Surviving Extreme Heat: The Global Network of Microbial Life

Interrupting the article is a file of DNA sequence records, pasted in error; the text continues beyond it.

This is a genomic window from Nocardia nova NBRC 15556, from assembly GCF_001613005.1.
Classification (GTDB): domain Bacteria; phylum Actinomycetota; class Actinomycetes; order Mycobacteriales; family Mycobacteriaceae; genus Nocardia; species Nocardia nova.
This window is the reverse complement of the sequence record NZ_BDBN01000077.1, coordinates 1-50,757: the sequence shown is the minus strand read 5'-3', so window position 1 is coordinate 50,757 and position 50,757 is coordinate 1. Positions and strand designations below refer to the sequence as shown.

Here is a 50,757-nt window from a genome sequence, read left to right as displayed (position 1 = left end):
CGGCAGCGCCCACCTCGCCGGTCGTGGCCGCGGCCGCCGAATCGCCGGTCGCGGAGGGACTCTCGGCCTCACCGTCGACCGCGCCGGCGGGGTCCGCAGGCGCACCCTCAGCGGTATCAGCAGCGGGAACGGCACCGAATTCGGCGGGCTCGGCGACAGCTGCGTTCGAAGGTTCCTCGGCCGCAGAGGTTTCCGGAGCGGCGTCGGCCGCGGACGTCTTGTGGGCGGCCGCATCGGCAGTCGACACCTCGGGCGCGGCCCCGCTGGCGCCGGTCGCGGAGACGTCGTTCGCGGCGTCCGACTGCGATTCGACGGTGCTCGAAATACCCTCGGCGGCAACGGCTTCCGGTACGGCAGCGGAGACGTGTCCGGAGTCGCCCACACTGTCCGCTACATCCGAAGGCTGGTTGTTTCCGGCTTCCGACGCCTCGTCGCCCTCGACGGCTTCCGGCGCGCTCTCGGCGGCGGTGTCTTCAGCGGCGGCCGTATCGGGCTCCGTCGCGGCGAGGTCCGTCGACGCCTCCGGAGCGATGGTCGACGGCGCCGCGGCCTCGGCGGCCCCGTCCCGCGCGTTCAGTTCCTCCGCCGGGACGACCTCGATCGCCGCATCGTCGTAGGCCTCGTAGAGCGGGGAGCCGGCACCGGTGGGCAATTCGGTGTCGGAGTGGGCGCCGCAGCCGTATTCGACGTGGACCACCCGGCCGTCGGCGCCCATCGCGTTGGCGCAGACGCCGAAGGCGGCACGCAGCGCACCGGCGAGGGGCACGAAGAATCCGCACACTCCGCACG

Examining microbes in distant hot springs, scientists have uncovered evolutionary insights. These researchers identified similar microbial adaptations in hot springs spanning the United States, Iceland, and Japan, shedding light on the evolution of life and its potential applications in biotechnology. Conducted by scientists from Oak Ridge National Laboratory (ORNL), this groundbreaking study ventured to hot springs on three continents, all featuring water temperatures exceeding 65 degrees Celsius (149 degrees Fahrenheit). Despite the unique geological and chemical characteristics of these environments, the study revealed surprising similarities among microbes separated by thousands of miles. According to Mircea Podar, co-lead of the study alongside researchers from Montana State University, these findings suggest that tectonic conditions and geological factors play a significant role, offering fresh insights into the co-evolution of life and our planet. The results of this research were recently published in the journal Environmental Microbiology under the title “Tectonic and geological setting influence hot spring microbiology” (DOI: 10.1111/1462-2920.16472; Published: 8 August 2023).

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